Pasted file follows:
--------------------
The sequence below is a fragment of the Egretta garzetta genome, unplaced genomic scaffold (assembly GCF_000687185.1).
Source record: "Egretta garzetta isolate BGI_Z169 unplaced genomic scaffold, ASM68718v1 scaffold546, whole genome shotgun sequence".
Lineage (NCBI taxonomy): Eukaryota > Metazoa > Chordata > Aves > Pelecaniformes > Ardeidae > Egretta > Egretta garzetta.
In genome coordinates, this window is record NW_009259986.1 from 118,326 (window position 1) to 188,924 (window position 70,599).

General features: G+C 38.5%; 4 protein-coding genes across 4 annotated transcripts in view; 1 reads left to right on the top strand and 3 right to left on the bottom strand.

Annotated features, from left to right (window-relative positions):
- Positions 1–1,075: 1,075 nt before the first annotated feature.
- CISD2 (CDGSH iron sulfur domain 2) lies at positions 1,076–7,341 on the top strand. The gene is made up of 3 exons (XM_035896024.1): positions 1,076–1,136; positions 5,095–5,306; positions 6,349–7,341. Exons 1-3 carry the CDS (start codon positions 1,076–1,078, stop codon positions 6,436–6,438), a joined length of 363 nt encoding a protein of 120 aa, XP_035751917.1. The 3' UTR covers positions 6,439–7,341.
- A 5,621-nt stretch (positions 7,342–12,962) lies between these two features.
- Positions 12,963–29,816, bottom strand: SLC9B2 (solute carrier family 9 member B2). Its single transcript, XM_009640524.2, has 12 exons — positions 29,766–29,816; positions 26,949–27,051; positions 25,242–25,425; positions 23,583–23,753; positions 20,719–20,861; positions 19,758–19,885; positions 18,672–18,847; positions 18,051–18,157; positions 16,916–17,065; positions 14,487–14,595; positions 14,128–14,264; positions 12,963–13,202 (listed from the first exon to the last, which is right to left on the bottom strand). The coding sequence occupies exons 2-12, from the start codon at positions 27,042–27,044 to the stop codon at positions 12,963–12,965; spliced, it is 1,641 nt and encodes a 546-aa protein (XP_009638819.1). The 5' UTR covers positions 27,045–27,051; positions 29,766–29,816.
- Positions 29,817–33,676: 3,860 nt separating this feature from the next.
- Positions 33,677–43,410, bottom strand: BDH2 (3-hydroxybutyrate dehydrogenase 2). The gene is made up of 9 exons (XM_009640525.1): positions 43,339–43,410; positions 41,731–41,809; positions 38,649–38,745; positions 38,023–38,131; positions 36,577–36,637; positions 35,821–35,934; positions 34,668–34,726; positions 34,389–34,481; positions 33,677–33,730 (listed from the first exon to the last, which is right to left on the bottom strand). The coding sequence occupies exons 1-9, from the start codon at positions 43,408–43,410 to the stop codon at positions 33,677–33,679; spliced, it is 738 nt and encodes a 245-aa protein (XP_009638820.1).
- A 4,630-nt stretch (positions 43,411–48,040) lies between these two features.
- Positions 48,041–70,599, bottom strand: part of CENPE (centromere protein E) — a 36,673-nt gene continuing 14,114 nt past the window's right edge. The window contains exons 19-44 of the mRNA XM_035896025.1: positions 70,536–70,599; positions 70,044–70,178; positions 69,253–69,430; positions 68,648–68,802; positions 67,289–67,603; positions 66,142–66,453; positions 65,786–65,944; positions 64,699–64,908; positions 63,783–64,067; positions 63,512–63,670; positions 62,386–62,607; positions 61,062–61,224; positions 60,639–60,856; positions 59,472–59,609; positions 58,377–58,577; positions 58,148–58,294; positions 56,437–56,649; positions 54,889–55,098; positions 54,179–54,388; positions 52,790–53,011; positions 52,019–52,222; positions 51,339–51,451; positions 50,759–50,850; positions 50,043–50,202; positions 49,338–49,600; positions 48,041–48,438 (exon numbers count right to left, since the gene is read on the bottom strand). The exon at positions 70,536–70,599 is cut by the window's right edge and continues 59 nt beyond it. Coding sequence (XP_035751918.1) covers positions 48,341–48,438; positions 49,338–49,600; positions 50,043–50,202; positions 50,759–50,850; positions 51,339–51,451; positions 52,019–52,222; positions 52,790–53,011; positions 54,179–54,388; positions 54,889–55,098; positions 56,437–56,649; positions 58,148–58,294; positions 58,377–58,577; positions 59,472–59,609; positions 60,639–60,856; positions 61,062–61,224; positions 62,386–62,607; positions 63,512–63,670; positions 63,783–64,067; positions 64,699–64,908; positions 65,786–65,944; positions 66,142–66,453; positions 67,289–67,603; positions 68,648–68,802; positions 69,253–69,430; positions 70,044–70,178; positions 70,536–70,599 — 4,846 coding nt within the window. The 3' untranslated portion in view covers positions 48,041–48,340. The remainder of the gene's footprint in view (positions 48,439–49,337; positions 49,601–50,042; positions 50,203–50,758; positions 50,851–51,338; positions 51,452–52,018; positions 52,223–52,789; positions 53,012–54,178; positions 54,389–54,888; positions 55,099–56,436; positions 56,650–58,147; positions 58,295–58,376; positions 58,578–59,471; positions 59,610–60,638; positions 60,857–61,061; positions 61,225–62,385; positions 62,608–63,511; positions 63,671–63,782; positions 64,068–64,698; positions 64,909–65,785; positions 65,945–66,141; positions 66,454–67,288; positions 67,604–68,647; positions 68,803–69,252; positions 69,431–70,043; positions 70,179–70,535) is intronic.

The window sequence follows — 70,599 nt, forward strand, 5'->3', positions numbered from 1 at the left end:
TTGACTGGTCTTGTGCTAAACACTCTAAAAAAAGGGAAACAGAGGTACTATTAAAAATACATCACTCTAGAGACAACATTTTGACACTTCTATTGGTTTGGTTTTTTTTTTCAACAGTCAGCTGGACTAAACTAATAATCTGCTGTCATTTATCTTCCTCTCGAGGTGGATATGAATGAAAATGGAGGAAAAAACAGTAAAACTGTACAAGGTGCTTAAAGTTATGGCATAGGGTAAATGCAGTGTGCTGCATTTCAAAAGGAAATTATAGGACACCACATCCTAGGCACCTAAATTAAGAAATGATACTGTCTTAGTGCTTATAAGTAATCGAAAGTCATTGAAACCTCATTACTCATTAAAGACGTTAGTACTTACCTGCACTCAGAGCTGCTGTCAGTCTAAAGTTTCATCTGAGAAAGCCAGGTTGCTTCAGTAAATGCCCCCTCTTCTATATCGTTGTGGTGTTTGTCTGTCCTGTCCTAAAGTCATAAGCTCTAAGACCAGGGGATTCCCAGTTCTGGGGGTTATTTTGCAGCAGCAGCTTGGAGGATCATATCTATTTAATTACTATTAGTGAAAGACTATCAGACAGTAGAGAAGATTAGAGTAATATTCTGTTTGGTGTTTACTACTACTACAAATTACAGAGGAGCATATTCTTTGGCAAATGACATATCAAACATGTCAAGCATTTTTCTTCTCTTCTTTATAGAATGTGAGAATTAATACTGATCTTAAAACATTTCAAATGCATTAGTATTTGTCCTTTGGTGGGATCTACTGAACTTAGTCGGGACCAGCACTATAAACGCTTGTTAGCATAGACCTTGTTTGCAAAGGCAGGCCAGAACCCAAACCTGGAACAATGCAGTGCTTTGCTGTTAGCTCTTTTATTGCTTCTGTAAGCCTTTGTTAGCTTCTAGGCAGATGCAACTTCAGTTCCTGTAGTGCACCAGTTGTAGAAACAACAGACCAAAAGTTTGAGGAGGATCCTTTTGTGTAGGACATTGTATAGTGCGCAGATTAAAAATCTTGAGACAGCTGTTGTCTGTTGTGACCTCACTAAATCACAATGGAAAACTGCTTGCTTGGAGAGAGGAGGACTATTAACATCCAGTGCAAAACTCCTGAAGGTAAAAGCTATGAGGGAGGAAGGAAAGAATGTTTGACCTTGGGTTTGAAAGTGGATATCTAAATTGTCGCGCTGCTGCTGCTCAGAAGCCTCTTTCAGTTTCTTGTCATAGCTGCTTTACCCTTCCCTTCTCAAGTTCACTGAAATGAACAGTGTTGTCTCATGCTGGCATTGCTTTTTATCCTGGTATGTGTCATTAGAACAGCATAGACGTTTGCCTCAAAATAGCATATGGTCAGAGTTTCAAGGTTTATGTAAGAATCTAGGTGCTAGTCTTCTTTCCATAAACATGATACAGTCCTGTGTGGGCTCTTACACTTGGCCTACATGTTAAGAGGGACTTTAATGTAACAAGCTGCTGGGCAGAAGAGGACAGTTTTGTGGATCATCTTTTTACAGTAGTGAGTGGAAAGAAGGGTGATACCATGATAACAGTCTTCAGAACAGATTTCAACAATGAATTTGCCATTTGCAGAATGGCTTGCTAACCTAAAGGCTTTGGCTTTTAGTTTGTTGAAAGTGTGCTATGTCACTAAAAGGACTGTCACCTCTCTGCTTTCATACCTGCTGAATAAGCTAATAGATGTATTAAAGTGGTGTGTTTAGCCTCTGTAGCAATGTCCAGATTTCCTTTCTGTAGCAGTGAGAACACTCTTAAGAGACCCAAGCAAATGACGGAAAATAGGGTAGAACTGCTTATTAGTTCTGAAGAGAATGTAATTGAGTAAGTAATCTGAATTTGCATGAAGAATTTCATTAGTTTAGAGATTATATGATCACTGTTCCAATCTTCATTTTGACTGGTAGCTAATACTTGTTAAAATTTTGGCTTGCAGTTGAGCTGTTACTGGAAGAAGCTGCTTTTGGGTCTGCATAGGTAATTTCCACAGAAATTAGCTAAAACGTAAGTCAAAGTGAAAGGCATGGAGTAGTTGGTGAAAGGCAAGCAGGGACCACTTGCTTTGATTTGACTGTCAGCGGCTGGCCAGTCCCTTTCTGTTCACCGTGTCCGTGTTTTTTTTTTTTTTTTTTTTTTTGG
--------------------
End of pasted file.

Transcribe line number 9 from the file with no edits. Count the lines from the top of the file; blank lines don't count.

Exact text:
- A 5,621-nt stretch (positions 7,342–12,962) lies between these two features.